I remember watching this announcement with my colleagues before the start of a shift. There was a sense of relief. We felt finally that the government had realised what good the police service do. We felt valued by the government on hearing that announcement. Something that I had never felt in my career and what the older officers had not felt for many years.
We thought the end was in sight, that we had done our bit in the cuts and now it was someone else’s turn.
Of course, we were wrong. I have recently learned that the governments “direct funding” to the police will fall by £131 million despite the chancellor bragging “We’re going to protect the police”. As I understand it police chiefs will be told to raise their council tax contribution to make up for this short fall. This hardly seems like you’ve protected the police at all. I appreciate you do not set the budget but you are a senior member of cabinet who has some say in how budgets are set. Particularly around policing
It is times like this when police officers despair. Could we be blamed for the growing belief that you and your government hold the police with such contempt? All we see in the media is negative press about the police, we are demonised at every turn.
In your speeches, which I often try to watch with an open mind, you again seem hell bent on focusing on making the police out to be money grabbing and corrupt. You use events like the Hillsborough disaster and the death of Steven Lawrence as ammunition to show the police service as inept and not fit for purpose. In reality however, many of the police officers serving today were either not involved in those events or were not police officers at all at the time. A growing majority of police officers were not even born when they took place. So why should they be used by you to justify your harsh reforms on the police?
I am just a person doing my job to the best of my ability. I hate that the home secretary, a role in government that has always existed to support the police and equip us with the tools we need to do our job effectively, is working against us.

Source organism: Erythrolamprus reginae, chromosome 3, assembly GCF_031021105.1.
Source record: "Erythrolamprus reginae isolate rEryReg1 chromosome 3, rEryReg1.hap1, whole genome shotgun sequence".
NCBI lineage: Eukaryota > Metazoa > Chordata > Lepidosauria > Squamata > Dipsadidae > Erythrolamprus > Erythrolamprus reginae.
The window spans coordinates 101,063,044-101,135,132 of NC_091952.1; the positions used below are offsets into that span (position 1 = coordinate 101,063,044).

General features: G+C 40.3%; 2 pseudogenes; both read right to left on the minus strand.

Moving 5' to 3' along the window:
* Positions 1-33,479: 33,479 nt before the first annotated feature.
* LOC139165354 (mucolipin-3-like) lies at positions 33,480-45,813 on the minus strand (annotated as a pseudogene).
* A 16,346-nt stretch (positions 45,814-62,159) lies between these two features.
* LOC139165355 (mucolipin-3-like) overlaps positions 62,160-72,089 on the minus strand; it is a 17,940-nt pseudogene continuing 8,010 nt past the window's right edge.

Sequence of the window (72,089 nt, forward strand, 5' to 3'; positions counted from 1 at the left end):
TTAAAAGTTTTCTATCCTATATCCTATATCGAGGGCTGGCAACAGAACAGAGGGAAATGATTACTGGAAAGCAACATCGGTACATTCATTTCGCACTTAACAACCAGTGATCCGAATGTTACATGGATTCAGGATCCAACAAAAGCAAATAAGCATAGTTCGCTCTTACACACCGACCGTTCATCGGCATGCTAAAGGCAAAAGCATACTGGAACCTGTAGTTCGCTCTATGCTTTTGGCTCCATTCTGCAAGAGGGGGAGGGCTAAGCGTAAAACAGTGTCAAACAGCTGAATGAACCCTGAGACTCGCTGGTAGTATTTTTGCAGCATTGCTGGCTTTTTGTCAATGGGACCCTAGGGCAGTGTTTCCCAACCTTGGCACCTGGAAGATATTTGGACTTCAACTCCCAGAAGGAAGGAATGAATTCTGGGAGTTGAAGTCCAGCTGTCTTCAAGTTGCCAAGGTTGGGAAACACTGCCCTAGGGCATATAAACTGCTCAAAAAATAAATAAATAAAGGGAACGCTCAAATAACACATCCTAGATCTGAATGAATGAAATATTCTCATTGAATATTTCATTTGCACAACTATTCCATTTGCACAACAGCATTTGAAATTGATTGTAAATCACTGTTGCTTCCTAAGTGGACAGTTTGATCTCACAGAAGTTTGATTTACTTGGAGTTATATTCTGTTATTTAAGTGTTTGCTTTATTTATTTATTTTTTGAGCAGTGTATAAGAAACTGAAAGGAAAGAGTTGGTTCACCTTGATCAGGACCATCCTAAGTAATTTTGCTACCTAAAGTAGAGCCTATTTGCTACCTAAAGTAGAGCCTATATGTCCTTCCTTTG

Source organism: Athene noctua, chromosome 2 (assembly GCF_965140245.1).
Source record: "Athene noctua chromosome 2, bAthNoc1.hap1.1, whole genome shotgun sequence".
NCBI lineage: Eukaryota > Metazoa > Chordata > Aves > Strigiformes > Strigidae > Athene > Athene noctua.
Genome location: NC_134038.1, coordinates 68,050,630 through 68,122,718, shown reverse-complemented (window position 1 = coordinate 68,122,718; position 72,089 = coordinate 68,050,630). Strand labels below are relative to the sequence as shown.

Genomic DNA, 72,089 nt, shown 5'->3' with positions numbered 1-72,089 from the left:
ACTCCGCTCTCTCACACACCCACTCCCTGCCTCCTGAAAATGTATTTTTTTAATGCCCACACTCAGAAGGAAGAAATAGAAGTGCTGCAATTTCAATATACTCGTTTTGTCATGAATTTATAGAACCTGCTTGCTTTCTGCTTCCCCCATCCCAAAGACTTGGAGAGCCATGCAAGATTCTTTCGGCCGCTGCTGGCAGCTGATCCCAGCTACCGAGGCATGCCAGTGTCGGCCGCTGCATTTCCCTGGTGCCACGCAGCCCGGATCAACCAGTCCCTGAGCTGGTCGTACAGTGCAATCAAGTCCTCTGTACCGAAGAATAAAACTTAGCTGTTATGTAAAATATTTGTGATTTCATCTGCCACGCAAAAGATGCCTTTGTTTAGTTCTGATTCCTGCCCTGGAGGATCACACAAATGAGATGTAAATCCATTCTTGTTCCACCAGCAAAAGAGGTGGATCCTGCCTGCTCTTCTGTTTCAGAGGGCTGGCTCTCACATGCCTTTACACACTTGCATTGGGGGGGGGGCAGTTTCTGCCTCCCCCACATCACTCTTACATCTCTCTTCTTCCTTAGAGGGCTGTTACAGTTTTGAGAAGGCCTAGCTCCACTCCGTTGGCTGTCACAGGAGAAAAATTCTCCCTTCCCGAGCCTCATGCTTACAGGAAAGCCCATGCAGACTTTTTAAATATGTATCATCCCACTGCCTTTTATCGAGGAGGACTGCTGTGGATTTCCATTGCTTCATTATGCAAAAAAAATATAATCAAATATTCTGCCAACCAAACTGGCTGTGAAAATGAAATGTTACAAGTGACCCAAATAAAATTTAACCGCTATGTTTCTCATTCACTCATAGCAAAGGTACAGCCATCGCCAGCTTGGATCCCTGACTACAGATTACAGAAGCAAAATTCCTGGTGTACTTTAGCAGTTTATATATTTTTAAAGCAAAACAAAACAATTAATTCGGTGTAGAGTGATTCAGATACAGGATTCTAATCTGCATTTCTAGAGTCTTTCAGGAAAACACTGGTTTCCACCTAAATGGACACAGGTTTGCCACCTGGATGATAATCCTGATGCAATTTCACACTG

As stated earlier, I am a probationer constable. A time when I should be excited about my new career willing to learn and see what path I take. Confident about what the future holds.
Sadly, I often don’t feel like this. At times I have considered leaving the job because of what you and other members of the cabinet are doing with the reforms. At times I have asked myself why I pull myself out of bed in the morning to put on a stab vest and serve the public when the government seems to revel in our mistakes and does not show any sign that they wish to support us. A probationer, new to the job, should not feel like this
I can not explain how low morale is at work. I have seen it first hand. More officers are going sick from work with stress related illnesses than ever before and a recent survey amongst police officers has stated that morale is at an all time low.
Your cuts have consequences.
I now have to wait longer for back up than I did two years ago. London boroughs are asking for assistance from neighbouring boroughs with 999 calls. This was a rare situation when I first joined but in just two years of cuts I hear this request over the radio 10 times a night, there is simply not enough units to cover all the calls. Speaking to my friends who serve in the counties, where the officer numbers are traditionally much lower, the situation seems even worse.
At some point the good will of police officers that you are stretching, will eventually snap and we will no longer be able to make the service work. This is not a threat, this is my and many other officers’ belief. Our worry is what have you got planned for when this does happen?
Like many police officers across the country all I want to do is my job properly and effectively. I want a pension that reflects what I do for a living and the risks I take. I want to be valued by the government and for this value to be shown by stopping the incessant attacks on our conditions.
We are not racist, incompetent or money grabbing.
We are normal, hard working people trying to do a difficult job with one hand tied behind our back
So please Ms May, we are wits end. We can not give any more. The service is at breaking point.
Stop your reforms. It is somebody else’s turn
Regards
A Police Officer